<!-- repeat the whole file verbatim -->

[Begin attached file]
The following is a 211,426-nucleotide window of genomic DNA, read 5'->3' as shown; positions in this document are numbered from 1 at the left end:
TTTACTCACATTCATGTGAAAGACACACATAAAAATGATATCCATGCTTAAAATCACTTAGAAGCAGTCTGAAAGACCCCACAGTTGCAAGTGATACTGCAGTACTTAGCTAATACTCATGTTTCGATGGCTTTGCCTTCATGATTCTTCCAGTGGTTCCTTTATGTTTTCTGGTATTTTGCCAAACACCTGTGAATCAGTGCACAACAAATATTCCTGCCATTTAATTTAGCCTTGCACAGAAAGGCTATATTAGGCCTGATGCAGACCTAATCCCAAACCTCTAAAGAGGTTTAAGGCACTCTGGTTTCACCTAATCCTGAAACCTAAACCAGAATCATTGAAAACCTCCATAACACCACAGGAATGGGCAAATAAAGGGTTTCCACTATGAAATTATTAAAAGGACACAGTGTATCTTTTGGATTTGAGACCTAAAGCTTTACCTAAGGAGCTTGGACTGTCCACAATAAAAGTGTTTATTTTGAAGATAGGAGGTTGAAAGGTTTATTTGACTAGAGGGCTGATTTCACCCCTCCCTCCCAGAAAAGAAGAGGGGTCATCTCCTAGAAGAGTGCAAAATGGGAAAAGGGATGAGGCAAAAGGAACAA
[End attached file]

The following is a 211,426-nucleotide window of genomic DNA, read 5'->3' as shown; positions in this document are numbered from 1 at the left end:
TTTACTCACATTCATGTGAAAGACACACATAAAAATGATATCCATGCTTAAAATCACTTAGAAGCAGTCTGAAAGACCCCACAGTTGCAAGTGATACTGCAGTACTTAGCTAATACTCATGTTTCGATGGCTTTGCCTTCATGATTCTTCCAGTGGTTCCTTTATGTTTTCTGGTATTTTGCCAAACACCTGTGAATCAGTGCACAACAAATATTCCTGCCATTTAATTTAGCCTTGCACAGAAAGGCTATATTAGGCCTGATGCAGACCTAATCCCAAACCTCTAAAGAGGTTTAAGGCACTCTGGTTTCACCTAATCCTGAAACCTAAACCAGAATCATTGAAAACCTCCATAACACCACAGGAATGGGCAAATAAAGGGTTTCCACTATGAAATTATTAAAAGGACACAGTGTATCTTTTGGATTTGAGACCTAAAGCTTTACCTAAGGAGCTTGGACTGTCCACAATAAAAGTGTTTATTTTGAAGATAGGAGGTTGAAAGGTTTATTTGACTAGAGGGCTGATTTCACCCCTCCCTCCCAGAAAAGAAGAGGGGTCATCTCCTAGAAGAGTGCAAAATGGGAAAAGGGATGAGGCAAAAGGAACAA